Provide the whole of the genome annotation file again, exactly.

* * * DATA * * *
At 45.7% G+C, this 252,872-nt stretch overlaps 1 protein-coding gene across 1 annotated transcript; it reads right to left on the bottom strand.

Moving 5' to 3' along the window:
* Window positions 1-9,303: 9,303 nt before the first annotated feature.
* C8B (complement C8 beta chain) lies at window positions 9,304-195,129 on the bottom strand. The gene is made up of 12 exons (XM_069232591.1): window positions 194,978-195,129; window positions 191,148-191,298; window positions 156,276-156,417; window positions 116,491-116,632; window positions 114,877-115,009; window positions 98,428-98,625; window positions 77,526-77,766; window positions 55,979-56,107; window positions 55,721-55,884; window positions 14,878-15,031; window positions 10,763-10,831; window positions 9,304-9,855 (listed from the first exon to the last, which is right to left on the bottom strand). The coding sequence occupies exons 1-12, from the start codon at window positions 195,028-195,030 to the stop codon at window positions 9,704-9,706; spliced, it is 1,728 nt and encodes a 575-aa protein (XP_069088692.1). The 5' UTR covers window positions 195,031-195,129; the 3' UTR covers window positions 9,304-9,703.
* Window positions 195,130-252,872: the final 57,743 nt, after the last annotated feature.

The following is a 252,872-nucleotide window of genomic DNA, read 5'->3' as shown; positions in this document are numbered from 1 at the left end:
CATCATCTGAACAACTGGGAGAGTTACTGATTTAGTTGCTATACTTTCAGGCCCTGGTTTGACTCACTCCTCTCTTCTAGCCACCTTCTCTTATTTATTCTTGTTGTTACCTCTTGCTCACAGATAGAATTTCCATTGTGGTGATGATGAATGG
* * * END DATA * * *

At 45.7% G+C, this 252,872-nt stretch overlaps 1 protein-coding gene across 1 annotated transcript; it reads right to left on the bottom strand.

Moving 5' to 3' along the window:
* Window positions 1-9,303: 9,303 nt before the first annotated feature.
* C8B (complement C8 beta chain) lies at window positions 9,304-195,129 on the bottom strand. The gene is made up of 12 exons (XM_069232591.1): window positions 194,978-195,129; window positions 191,148-191,298; window positions 156,276-156,417; window positions 116,491-116,632; window positions 114,877-115,009; window positions 98,428-98,625; window positions 77,526-77,766; window positions 55,979-56,107; window positions 55,721-55,884; window positions 14,878-15,031; window positions 10,763-10,831; window positions 9,304-9,855 (listed from the first exon to the last, which is right to left on the bottom strand). The coding sequence occupies exons 1-12, from the start codon at window positions 195,028-195,030 to the stop codon at window positions 9,704-9,706; spliced, it is 1,728 nt and encodes a 575-aa protein (XP_069088692.1). The 5' UTR covers window positions 195,031-195,129; the 3' UTR covers window positions 9,304-9,703.
* Window positions 195,130-252,872: the final 57,743 nt, after the last annotated feature.

The following is a 252,872-nucleotide window of genomic DNA, read 5'->3' as shown; positions in this document are numbered from 1 at the left end:
CATCATCTGAACAACTGGGAGAGTTACTGATTTAGTTGCTATACTTTCAGGCCCTGGTTTGACTCACTCCTCTCTTCTAGCCACCTTCTCTTATTTATTCTTGTTGTTACCTCTTGCTCACAGATAGAATTTCCATTGTGGTGATGATGAATGG